How to fix the red eye effect in photos
Red eyes in photos? Here are answers to frequently asked questions about this phenomenon to help you fix red eye problems and create frame-worthy photographs of your friends, family and pets!
Why Do Eyes Look Red In Photos?
The appearance of red eyes in pictures, known as the "red-eye effect," occurs when a camera captures light reflecting from the retina at the back of your subject's eye when a flash is used at night and in dim lighting.
Light rays travel through the cornea and pupil of the eye to focus on the retina, a layer of light-detecting cells at the back of the eye. From here, the retina converts the light rays into electronic pulses that travel along the optic nerve
to the brain to create visual images.
In fact, the eye works very similar to the way a camera does. Light enters the clear covering of the eye, like the glass of a camera lens, and the pupil controls the amount of light that travels through the eye, like a camera aperture. The retina captures the incoming light and sends a record of it to the brain, like camera film.
When a camera flash goes off, the pupils of your subject's eyes don't have time to constrict to reduce the amount of light entering their eyes. Therefore, a large burst of light reaches their retinas, reflects back, and is captured on film.
Eyes look red in photos due to the rich blood supply of the choroid
, a layer of connective tissue at the back of the eye that nourishes the retina and gives it its normal red color.
Does Turning Off The Flash Reduce Red Eyes?
Yes, if there is enough light in the room to take a picture without using the flash, you'll avoid red eyes in photos.
How Can You Prevent Red Eyes In Photos?
- Don't look directly at the camera. Tell your subjects to look slightly away from the lens, so their eyes won't catch the flash at a direct angle. This will reduce the likelihood of red eyes in pictures. type: embedded-entry-inline id: A809ZOUlK28pebNlAXrER
- Make the room brighter. The darker the environment, the more dilated the subject's pupils become, which increases the likelihood of red-eye effects in photos. Making the room less dim by turning on more lights can help eliminate red eyes.
- Turn on the anti-red-eye function. Most modern cameras have this feature. Red-eye reduction functions emit short flashes of light in quick succession before the camera actually takes the picture. The burst of light beforehand makes the subject's pupils constrict, and there's not enough time between flashes for them to re-dilate, thereby reducing the red-eye effect in photos.
- Move the flash and the lens further apart. This method doesn't work for internal-flash cameras, but if you have an SLR (single lens reflex) camera, use an external flash that connects to your camera. Moving the flash further away from the camera body will prevent light reflecting from your subject's pupils from entering the lens (it will reflect back toward the flash, not the lens), preventing the red eye problem.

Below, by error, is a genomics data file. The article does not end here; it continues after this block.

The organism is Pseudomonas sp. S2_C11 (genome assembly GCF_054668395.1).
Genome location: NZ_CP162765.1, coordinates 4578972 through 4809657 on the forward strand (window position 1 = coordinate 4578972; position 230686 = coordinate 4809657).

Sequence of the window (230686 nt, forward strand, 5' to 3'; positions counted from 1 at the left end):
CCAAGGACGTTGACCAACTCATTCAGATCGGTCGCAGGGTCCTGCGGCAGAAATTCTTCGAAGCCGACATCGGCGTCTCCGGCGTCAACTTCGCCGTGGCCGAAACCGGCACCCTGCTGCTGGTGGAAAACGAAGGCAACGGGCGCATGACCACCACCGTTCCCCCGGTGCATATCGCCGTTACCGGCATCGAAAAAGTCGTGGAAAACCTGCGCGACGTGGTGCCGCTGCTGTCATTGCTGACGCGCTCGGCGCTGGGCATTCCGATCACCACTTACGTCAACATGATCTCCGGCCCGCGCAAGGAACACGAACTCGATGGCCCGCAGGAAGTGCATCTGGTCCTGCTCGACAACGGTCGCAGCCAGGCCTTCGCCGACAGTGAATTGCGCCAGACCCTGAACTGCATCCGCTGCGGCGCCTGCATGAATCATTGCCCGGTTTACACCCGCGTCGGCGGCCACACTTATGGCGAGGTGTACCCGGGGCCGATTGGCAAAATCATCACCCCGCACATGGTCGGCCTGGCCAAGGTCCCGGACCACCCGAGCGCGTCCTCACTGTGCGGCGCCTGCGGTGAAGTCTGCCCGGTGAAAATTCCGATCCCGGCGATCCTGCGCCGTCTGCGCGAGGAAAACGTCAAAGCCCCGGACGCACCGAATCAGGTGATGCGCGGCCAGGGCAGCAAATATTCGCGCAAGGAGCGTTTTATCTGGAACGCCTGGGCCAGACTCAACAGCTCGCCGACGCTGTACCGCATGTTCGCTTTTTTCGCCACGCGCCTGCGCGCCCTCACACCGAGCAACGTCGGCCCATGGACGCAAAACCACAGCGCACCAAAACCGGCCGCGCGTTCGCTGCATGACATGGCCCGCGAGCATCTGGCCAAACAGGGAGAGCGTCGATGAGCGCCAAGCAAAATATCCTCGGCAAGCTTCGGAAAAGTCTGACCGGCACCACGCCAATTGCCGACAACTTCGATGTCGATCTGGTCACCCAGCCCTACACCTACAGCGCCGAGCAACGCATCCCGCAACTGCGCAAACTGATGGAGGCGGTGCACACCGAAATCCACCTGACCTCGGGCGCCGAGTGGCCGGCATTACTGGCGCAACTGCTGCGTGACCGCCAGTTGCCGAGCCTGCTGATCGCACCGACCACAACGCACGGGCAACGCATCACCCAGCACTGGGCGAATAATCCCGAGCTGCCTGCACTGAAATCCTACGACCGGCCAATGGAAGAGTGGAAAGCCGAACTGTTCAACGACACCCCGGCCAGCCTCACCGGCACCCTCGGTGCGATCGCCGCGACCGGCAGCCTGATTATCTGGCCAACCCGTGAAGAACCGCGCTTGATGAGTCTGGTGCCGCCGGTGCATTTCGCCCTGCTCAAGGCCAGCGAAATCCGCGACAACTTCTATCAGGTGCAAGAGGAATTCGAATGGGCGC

- Make sure your subjects aren't drunk! We all know that people who have had one (or three) too many alcoholic drinks have slower reaction times. But did you know it also affects the response time of our eyes? Red eye happens more often when you're intoxicated, because your pupils don't close fast enough and let in too much light.
How Can You Fix Red Eyes In Pictures?
There are a few ways to fix photos of red eyes:
Digital photos. If you are using a digital camera, you can upload the photos to your computer and then edit out the offending red eyes with the "red eye removal tool" in a picture-editing program. Some applications have a "drag and drop" feature where you can pick up a color from the iris of the eye and place it over the parts of the eyes appearing red; other programs automatically correct the offending red eye for you.
Smartphone photos. Apps are available for Android, iOS (iPhone and iPad) and Windows phones that allow you to fix red eyes in photos. Basically, if a face is detected in a photo and there's red eye, you can use an auto-enhance tool to remove the redness and make the subject's eyes appear more natural. Also, most image-editing apps have a tool that allows you to manually fix red eye probles in smartphone photos.
Printed photos. If you've developed your camera film and notice red eyes in pictures, you can still get rid of the dreaded "devil eyes." The easiest way is to use a special red-eye remover pen. You also can scan the photo to your computer and use a photo-editing program to fix red eyes.
Why Do Only Some People Get Red Eye In Group Pictures?
This depends on numerous factors. The most likely reason is that the people without the red-eye effect were not looking directly at the camera or they were not in direct line with the camera's built-in flash.
What Does It Mean If You Have Only One Red Eye In A Photo?
Having only one red eye in a photo is most likely due to the fact that one of your subject's eyes (the one appearing red in the picture) was staring directly at the camera lens, while the other eye was positioned at a slightly different angle that didn't allow light reflecting from the retina to enter the camera lens.